Bangalore: The Union government has sanctioned Rs5,990 crore over 10 years to build a high-speed communication network to connect researchers in 1,500 educational institutions.
The National Knowledge Network would help in collaborative research for applications in areas such as health, education, agriculture and e-governance, the government said in a statement on Thursday.
The cabinet committee on infrastructure cleared the setting up of the network.
The government had originally announced setting up the knowledge network in February 2008 with an initial sanction of Rs100 crore. It will take two more years for the core backbone to be built for the network.
The architecture of the network, recommended by the National Knowledge Commission in 2006, will have a high-speed bandwidth of 10 gigabytes per second (gbps) and more. The institutes will have a last-mile bandwidth of 1 gbps.
“The crux of the success of the knowledge network is related to the education-related applications, databases and delivery of services to the users on demand,” the government said.
The network would enable use of specialized applications that allow sharing ofhigh-performance computing facilities, e-libraries, virtual classrooms and very large databases.
The new network comes nearly a decade after the Bharatiya Janata Party-led National Democratic Alliance government in 2001 scrapped a proposal to build a high-speed backbone to connect research institutions.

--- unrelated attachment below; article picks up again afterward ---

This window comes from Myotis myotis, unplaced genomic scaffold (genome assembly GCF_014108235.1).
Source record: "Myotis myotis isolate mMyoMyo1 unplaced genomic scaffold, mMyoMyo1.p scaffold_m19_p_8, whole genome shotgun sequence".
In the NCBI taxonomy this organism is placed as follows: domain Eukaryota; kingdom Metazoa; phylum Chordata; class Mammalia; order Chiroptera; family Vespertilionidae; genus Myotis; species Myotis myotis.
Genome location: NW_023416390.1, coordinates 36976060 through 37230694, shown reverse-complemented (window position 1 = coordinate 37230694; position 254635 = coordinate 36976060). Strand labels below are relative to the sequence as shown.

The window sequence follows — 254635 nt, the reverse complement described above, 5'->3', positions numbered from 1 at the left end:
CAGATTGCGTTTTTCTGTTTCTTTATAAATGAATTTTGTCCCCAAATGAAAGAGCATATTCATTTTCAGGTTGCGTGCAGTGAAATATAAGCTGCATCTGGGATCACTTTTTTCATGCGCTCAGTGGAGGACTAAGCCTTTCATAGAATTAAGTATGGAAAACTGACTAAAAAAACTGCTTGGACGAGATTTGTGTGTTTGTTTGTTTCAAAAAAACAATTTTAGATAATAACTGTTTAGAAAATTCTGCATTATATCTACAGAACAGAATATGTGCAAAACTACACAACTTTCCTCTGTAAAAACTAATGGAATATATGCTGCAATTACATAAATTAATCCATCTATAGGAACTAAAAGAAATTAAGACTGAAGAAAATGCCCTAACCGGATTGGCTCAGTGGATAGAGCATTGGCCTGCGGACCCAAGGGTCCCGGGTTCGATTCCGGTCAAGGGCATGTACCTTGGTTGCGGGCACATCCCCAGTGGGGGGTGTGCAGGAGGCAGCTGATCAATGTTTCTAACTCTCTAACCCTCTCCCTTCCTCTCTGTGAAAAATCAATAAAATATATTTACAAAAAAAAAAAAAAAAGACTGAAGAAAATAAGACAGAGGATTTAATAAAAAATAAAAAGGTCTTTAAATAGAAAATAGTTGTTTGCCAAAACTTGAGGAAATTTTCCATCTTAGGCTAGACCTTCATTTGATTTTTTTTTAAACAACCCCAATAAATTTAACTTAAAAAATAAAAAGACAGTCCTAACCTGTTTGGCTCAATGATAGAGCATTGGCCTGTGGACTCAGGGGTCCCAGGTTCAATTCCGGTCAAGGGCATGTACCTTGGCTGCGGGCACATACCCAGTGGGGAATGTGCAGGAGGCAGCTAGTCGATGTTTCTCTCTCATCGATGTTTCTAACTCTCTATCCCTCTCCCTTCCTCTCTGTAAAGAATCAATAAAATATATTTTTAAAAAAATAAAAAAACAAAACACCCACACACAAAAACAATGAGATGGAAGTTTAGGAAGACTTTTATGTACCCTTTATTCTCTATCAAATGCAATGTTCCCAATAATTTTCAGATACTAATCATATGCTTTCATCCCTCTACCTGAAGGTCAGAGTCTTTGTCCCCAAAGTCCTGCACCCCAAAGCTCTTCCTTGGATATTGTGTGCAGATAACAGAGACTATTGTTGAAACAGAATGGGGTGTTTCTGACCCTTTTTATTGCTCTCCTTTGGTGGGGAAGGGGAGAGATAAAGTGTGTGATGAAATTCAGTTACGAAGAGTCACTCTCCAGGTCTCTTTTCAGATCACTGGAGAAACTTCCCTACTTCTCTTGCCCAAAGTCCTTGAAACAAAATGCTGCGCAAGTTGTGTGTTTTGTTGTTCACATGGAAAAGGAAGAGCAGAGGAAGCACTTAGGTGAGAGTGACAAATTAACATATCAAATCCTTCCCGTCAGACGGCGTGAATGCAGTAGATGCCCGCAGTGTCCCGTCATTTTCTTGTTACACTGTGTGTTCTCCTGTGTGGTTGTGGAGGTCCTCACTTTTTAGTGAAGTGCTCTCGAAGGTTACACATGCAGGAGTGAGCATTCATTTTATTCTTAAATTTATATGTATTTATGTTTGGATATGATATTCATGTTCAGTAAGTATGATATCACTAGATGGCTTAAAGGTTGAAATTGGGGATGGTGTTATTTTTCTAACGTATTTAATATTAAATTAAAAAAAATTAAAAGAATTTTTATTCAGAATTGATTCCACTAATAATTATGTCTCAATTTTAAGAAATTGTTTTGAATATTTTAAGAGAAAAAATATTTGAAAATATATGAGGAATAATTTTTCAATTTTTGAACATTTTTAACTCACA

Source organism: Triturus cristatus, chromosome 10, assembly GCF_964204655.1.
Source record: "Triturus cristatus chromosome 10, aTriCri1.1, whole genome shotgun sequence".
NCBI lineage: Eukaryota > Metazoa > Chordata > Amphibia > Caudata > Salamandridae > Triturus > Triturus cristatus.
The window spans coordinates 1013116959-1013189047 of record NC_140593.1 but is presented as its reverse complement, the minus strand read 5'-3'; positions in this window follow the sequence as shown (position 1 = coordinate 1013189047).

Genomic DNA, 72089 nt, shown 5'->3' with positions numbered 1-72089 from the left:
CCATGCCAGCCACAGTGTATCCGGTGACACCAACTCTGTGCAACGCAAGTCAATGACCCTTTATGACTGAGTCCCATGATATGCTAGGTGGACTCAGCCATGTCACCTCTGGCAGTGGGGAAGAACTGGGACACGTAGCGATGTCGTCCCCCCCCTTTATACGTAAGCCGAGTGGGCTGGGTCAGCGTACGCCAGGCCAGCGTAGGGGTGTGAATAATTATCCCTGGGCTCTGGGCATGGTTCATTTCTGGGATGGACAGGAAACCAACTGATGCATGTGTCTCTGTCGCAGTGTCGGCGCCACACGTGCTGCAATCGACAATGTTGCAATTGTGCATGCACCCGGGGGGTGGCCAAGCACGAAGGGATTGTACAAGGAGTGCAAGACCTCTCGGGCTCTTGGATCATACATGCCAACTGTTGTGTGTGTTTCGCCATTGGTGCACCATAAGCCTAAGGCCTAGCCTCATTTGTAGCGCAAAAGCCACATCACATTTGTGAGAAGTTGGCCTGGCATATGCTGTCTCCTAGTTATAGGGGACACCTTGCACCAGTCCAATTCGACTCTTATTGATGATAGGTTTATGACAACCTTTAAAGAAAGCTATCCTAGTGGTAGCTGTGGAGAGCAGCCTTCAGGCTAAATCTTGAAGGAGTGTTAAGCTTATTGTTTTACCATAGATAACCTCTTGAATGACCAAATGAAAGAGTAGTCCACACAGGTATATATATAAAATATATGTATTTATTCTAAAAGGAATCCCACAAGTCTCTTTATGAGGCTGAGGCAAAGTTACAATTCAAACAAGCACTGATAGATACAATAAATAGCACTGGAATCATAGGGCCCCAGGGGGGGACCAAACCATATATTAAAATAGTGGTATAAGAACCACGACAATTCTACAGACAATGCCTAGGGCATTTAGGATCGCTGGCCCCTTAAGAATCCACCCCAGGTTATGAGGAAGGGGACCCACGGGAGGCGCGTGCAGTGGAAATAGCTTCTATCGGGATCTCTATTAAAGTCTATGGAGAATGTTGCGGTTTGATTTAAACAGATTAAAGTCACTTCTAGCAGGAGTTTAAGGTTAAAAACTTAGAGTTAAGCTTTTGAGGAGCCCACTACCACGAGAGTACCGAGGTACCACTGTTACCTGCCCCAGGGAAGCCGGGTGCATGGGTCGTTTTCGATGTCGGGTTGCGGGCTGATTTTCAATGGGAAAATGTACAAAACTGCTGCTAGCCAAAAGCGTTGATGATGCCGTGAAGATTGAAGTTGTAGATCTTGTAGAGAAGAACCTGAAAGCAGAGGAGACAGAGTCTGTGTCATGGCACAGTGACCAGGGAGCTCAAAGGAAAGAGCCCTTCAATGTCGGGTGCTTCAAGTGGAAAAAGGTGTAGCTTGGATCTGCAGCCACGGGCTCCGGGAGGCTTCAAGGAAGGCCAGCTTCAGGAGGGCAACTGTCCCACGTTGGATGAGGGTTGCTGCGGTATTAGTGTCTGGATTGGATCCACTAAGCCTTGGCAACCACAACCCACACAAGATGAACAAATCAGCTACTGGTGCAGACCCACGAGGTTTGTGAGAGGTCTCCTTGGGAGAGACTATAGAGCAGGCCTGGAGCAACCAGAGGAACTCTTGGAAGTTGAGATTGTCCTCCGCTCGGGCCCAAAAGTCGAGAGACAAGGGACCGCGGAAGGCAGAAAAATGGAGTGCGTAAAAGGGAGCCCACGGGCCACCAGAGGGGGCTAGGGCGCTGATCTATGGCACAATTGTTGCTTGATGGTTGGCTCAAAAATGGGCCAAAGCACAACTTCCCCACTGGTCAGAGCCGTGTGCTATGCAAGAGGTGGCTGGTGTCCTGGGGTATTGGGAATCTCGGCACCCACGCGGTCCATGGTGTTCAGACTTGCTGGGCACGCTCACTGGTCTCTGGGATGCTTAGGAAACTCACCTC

The network was to be built by Sankhya Vahini, a consortium of Bharat Sanchar Nigam Ltd and IUNet, a subsidiary of Carnegie Mellon University in the US, at a cost of Rs1,300 crore.
“It will definitely improve the knowledge production capability of the country,” said N. Balakrishnan, associate director at the Indian Institute of Science in Bangalore. “It covers more institutions now.”
Balakrishnan, who was involved in the Sankhya Vahini project when it was first proposed in 1995, said it is good that the content for the new network would come from Sakshat—the education portal of the ministry of human resource development.
“The two, if they are combined correctly, it could lead to lot of great things,” he said.